Animal Wisdom: Connecting People and Animals

A blog encouraging deeper relations between people and animals.

  • Home
    Home This is where you can find all the blog posts throughout the site.
  • Tags
    Tags Displays a list of tags that have been used in the blog.
  • Bloggers
    Bloggers Search for your favorite blogger from this site.
  • Login
    Login Login form

Animal Relationships: Partnerships

Another aspect of working with your animal teachers is to study the partnerships that they form. Many animals work with others to achieve their goals. In that case, the relationship with the other animal should also be studied. How they work together can aid in your understanding of how you can partner with others.

Various types of animal relationships have lessons to impart. For example, zebras drink at a water hole with wildebeests and ostriches. While the others see danger, the zebras smell danger. Together, the animals provide safety for each other at the communal water hole. This is an example of a community forming from diverse entities for a short duration. This could be something that festival organizers could benefit learning from.

Sometimes two competitors will form an alliance. The American badger and coyote hunt ground squirrels together. While the American badger digs out ground squirrels, the coyote stations himself at an escape hole, waiting for an unaware squirrel to pop out. He pounces on the unfortunate victim and shares the bounty with the American badger.

In another example, the ratel (honey badger) teams with the honeyguide in the pursuit of bees. The ratel eats the honey; the honeyguide - the wax and grubs. The honeyguide finds the hive, and calls to the ratel, who then opens the hive. Since the ratel is immune to the stinging bees, she is successful in getting inside the hive. Both benefit from their alliance in finding the bees and sharing their bounty.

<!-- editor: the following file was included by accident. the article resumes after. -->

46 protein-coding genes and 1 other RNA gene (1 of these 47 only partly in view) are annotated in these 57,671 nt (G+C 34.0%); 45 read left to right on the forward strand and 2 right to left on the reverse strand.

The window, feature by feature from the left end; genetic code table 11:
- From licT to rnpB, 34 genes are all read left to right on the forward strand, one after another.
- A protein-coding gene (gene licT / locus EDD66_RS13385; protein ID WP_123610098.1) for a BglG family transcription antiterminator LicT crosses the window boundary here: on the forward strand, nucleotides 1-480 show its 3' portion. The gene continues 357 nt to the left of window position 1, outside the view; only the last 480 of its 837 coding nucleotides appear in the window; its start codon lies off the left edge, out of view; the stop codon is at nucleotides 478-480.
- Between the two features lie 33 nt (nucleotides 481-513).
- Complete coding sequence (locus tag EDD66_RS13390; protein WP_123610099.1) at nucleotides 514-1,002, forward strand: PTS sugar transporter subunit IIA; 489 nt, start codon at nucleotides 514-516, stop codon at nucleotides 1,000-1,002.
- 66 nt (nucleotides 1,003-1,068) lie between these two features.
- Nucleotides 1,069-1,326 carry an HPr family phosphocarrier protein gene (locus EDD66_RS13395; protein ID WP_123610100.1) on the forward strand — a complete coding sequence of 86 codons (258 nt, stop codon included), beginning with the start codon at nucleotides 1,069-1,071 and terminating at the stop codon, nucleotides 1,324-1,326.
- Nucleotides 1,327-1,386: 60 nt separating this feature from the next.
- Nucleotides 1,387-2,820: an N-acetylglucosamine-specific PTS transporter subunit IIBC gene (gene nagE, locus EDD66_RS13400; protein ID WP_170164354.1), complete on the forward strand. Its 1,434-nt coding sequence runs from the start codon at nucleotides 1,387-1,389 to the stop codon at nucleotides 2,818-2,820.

In these cases, study both animals and how they relate to the other. Animals who are competitors working together in a common pursuit teach how people can do this. Animals of different species can demonstrate how to get past differences to co-operation. If your animal teacher has these type of relationships, then the other animal has a place in your life as a helper.

However, there are “partnerships” that serve as a warning. Commensalism occurs when one animal benefits while not harming the other. Study the natural history of your animal teacher to determine if they have this type of relationship with any other animal.

For example, the cattle egret rides on the back of a hippo. When the hippo moves about, the cattle egret eats the insects disturbed by the hippo’s rising. However, the hippo gets nothing from the relationship. The cattle egret will do the same with buffalo, too.

In this example, if the hippo is one of your animal teachers, then examine whether such people as the cattle egret exist in your life. Then study what the hippo does about them. If your animal is the cattle egret, then examine why you are dependent on others. If the cattle egret comes as a message animal to you, then look to what is going on in your life. If they both come together in a message, this is the subtext to review –why is one benefiting and the others are not.

Parasitism occurs when one animal lives on the host and harms it. If you feel drained, consider looking at if this relationship is occurring with your animal teacher. In these cases, these parasites could be obvious or subtle. For example, deer have deer ticks, which people tend to overlook when they think of “Deer.” Meanwhile, red ants herd aphids to leaf sap and then “milk” them. The aphids are slaves of the red ants. Also, these ants farm caterpillars for formic acid. Look to the animal’s natural history as to clues about what is going on in your life.

In the world of animals, many varied partnerships exist. Study how the animals interact with each other. See how they conduct themselves in their relationships. Apply what you have learned from their examples to your life. Moreover, learn how to benefit from an unlikely partnership.

Last modified on
Virginia Carper, a Roman Polytheist, lives in the Washington D.C. area with her family. She navigates life with a traumatic brain injury which gives her a different view on life. An avid naturalist since childhood, she has a blog called “Nature’s Observations.” Having experienced the animals directly, she teaches on-line classes about the spiritual and natural aspect of animals. She has published articles on her brain injury, Roman polytheism, and working with extinct animals. In addition her writings on animals (including dragons and other mythic creatures) can be purchased her book site, Animal Teachers.  


Additional information